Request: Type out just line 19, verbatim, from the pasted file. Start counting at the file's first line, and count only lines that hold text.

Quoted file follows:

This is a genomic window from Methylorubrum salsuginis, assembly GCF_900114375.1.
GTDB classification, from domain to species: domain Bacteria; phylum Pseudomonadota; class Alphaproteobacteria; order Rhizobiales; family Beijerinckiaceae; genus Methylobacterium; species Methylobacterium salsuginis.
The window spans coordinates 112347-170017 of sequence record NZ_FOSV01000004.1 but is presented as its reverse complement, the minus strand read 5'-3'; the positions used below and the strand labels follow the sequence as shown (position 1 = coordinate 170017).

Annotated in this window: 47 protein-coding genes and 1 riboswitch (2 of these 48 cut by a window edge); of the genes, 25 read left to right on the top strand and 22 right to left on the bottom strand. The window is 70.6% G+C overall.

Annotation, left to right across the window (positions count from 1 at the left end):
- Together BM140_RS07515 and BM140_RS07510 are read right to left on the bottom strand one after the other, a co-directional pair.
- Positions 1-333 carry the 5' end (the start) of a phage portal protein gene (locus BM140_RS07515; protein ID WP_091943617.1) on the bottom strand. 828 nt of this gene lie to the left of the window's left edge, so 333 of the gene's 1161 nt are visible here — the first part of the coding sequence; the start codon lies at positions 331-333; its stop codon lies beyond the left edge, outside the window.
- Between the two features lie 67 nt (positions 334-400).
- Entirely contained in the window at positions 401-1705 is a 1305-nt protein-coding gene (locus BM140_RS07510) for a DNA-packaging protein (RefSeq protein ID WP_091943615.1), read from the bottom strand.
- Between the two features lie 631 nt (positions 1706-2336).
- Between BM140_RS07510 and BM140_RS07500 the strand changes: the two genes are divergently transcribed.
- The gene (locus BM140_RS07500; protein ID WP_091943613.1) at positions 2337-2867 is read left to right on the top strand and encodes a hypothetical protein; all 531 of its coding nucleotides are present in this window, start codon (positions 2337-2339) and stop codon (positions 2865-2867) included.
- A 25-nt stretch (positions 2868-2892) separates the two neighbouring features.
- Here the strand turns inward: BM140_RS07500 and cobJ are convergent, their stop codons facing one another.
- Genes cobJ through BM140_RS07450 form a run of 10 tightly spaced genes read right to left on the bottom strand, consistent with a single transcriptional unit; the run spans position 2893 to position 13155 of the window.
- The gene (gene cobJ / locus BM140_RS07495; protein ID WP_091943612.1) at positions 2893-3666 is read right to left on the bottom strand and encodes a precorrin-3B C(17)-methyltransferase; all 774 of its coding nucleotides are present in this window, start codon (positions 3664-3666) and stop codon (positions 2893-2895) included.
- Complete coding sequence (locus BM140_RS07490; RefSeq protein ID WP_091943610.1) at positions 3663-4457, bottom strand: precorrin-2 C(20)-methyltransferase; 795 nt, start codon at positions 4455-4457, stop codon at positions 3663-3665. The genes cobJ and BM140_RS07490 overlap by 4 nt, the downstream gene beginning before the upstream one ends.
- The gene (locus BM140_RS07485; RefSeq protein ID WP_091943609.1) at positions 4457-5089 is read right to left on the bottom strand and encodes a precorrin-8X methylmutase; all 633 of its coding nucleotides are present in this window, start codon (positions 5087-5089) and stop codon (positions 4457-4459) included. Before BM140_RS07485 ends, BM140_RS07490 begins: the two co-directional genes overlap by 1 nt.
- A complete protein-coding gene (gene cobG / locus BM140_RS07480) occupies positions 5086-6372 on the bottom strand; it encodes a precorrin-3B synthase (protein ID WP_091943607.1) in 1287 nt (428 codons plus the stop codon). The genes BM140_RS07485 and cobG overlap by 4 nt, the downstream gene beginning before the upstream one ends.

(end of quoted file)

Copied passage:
- A complete protein-coding gene (gene cobG / locus BM140_RS07480) occupies positions 5086-6372 on the bottom strand; it encodes a precorrin-3B synthase (protein ID WP_091943607.1) in 1287 nt (428 codons plus the stop codon). The genes BM140_RS07485 and cobG overlap by 4 nt, the downstream gene beginning before the upstream one ends.